Empty stadium for an empty victory

The announced attendance of 42,685 at the Rose Bowl Saturday night was among the smallest crowd ever to watch a UCLA game at the Rose Bowl, so clearly near car wrecks don't draw quite the amount of interest as the real thing.

UCLA scraped out a 27-17 victory over San Jose State, a victory over a three-touchdown underdog that left many in the sparse crowd feeling as though they wanted more.

This same San Jose State team had lost it's last five games against current Pac-12 teams by a combined score of 235-40. They lost 57-3 at Stanford last week, their 11th consecutive loss dating back to last season, but marched into the Rose Bowl Saturday night and had UCLA backed into a 17-17 tie after three quarters before UCLA's running game kicked into high gear and the defense began to show glimpses of its potential.

UCLA ground out 134 yards rushing in the fourth quarter and held San Jose State to 20 total yards to finally put away the pesky Spartans, but the close nature of the game against a team considered the lone sure-thing on UCLA's schedule made the victory feel a little ugly and left questions burning about this Bruins team.

"Beauty is in the eye of the beholder," coach Rick Neuheisel said. "I’m certain that many of you are going to say [we took a step backward]. My take on this is that we had a chance to blink and didn’t. We found a way to play well when we had to. We can take from that and learn how to play that way in ball games."

UCLA will, of course, take the victory and be happy with it. UCLA fans--most of whom appear to want to stay as far away as possible from this team--won't be so happy.

And can you blame them? San Jose State, which ranked 119th out of 120 Football Bowl Subdivision teams in rushing last season, racked up 202 yards on the ground against UCLA. The last time San Jose State had 200 yards rushing came in 2009 against Cal Poly San Luis Obispo--a Football Championship Subdivision team.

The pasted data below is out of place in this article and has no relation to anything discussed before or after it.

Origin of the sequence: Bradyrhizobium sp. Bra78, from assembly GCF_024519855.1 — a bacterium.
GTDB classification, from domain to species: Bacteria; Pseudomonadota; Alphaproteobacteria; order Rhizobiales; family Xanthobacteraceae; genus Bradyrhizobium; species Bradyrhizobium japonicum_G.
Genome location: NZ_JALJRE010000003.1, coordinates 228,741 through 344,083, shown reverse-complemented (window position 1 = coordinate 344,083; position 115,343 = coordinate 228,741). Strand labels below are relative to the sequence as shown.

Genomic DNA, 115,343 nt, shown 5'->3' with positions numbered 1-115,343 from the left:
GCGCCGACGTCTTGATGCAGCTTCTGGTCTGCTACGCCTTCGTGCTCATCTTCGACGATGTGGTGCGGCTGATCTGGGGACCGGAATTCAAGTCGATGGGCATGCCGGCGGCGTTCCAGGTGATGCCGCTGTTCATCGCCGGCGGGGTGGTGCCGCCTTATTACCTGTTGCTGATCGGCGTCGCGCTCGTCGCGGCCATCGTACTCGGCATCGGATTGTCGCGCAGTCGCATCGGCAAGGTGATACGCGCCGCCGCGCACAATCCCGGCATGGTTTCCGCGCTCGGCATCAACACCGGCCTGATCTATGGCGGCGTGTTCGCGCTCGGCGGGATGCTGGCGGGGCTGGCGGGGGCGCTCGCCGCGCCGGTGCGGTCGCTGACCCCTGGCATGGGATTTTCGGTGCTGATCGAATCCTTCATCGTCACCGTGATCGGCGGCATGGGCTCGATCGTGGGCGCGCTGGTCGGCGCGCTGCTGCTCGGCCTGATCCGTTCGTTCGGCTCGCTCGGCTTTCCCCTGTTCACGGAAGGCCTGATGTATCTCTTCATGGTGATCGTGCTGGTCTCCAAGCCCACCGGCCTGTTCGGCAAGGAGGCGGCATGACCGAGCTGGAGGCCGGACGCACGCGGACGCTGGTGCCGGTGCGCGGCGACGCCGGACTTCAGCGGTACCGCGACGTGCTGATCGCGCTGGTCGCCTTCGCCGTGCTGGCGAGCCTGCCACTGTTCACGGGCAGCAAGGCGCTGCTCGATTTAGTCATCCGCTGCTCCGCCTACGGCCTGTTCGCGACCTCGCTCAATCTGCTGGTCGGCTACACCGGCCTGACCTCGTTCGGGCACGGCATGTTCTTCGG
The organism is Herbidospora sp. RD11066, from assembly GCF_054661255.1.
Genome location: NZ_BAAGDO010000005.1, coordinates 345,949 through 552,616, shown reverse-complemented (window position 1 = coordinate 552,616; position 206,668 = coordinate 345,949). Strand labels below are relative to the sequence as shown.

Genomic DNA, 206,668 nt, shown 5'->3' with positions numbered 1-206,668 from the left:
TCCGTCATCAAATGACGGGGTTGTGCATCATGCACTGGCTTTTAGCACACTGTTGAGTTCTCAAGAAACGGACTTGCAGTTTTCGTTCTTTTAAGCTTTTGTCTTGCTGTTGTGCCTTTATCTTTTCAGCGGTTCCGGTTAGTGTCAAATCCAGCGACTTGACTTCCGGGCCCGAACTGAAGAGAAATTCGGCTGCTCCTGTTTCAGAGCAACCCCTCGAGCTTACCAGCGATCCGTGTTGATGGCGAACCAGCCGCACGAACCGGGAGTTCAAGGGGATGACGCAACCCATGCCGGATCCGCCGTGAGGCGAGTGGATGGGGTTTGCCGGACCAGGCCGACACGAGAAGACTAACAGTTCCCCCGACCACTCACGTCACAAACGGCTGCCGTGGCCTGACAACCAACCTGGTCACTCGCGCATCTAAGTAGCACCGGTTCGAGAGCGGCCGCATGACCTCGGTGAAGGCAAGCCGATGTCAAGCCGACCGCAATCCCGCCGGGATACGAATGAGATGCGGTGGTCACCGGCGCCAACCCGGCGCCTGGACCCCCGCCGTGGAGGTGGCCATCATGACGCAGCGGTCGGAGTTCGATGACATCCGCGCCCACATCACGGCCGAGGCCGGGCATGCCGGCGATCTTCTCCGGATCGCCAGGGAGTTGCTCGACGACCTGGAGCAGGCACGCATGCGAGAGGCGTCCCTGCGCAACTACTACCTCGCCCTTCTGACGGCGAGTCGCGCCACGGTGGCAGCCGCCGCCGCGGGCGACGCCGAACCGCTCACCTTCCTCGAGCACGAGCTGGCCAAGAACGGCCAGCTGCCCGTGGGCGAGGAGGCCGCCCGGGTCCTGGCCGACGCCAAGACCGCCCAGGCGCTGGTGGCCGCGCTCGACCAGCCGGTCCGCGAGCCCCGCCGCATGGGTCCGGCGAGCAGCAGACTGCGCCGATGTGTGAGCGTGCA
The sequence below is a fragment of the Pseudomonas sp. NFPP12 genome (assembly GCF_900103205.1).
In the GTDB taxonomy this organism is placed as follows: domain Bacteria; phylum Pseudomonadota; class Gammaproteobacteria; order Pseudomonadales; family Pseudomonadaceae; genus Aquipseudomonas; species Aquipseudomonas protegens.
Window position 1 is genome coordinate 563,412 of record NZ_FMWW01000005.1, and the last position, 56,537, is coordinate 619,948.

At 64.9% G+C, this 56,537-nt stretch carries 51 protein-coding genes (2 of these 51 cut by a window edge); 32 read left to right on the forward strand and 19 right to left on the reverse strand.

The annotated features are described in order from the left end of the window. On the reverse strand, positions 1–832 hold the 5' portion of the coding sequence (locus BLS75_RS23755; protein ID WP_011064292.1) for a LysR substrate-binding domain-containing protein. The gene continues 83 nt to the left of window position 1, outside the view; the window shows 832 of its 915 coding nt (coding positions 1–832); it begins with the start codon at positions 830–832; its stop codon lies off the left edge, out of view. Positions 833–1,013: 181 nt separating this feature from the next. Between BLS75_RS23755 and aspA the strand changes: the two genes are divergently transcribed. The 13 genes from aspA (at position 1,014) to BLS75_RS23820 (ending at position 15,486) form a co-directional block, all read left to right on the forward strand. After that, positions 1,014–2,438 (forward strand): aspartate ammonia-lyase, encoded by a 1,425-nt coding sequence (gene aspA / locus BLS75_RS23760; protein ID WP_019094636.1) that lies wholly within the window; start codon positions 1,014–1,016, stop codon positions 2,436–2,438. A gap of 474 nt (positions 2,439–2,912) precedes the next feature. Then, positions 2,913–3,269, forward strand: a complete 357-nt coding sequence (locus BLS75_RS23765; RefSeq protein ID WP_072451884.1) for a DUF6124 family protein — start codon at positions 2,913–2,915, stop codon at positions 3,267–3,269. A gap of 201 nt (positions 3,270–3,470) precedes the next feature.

The UCLA defense again struggled in key situations, allowing the Spartans to convert a third and 10, a third and seven and fourth and three and another third and seven during a scoring drive that tied the game at 7-7. The Bruins gave up a 65-yard touchdown run on a third and one that tied the score at 17-17 late in the third quarter.

And UCLA's offense, which showed lot of promise last week against Houston, could get little going with the passing game even though San Jose State stacked the box in an effort to stop the run. The Bruins again filled their plays with mistakes such as penalties and two turnovers at crucial moments and if not for Derrick Coleman pounding and bruising his way to 135 yards in the second half, it would have been quite a car wreck that UCLA fans would have missed.

"It just matters what this team thinks," defensive lineman Datone Jones said. "San Jose State they are humans and they are football players, too. They came out and had momentum and we just fought as good teams do. It doesn't matter how you win, as long as you get the W."

Sure, nobody is going to throw the win back, but sometimes, it does matter how you win. When you are playing a team that has been on the skids for at least two seasons and is 2-34 against teams from BCS conference since 1996, you're supposed to roll.

Especially when you need to prove something to a fan base that is wary of a team that's been mired in the clutches of mediocrity for the better part of the last decade. A close call over one of the NCAA's bottom feeders isn't exactly going to fill those empty seats.